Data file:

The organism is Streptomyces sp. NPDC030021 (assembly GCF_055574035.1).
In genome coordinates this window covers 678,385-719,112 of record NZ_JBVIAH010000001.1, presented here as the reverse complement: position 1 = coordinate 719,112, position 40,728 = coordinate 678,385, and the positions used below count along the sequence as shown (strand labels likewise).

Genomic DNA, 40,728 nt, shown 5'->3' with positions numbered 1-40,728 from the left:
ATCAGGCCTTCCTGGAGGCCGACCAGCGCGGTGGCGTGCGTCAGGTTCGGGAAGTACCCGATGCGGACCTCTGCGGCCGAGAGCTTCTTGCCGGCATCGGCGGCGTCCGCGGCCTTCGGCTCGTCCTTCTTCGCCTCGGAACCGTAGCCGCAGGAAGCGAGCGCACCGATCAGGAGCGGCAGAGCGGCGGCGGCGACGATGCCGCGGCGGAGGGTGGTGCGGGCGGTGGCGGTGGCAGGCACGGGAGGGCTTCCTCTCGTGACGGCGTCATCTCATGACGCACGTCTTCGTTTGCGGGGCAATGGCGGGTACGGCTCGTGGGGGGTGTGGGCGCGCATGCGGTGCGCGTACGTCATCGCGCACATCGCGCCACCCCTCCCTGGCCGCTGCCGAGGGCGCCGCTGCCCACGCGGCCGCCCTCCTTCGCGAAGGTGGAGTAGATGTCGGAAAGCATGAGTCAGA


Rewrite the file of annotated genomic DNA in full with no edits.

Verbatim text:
The organism is Streptomyces sp. NPDC030021 (assembly GCF_055574035.1).
In genome coordinates this window covers 678,385-719,112 of record NZ_JBVIAH010000001.1, presented here as the reverse complement: position 1 = coordinate 719,112, position 40,728 = coordinate 678,385, and the positions used below count along the sequence as shown (strand labels likewise).

Genomic DNA, 40,728 nt, shown 5'->3' with positions numbered 1-40,728 from the left:
ATCAGGCCTTCCTGGAGGCCGACCAGCGCGGTGGCGTGCGTCAGGTTCGGGAAGTACCCGATGCGGACCTCTGCGGCCGAGAGCTTCTTGCCGGCATCGGCGGCGTCCGCGGCCTTCGGCTCGTCCTTCTTCGCCTCGGAACCGTAGCCGCAGGAAGCGAGCGCACCGATCAGGAGCGGCAGAGCGGCGGCGGCGACGATGCCGCGGCGGAGGGTGGTGCGGGCGGTGGCGGTGGCAGGCACGGGAGGGCTTCCTCTCGTGACGGCGTCATCTCATGACGCACGTCTTCGTTTGCGGGGCAATGGCGGGTACGGCTCGTGGGGGGTGTGGGCGCGCATGCGGTGCGCGTACGTCATCGCGCACATCGCGCCACCCCTCCCTGGCCGCTGCCGAGGGCGCCGCTGCCCACGCGGCCGCCCTCCTTCGCGAAGGTGGAGTAGATGTCGGAAAGCATGAGTCAGA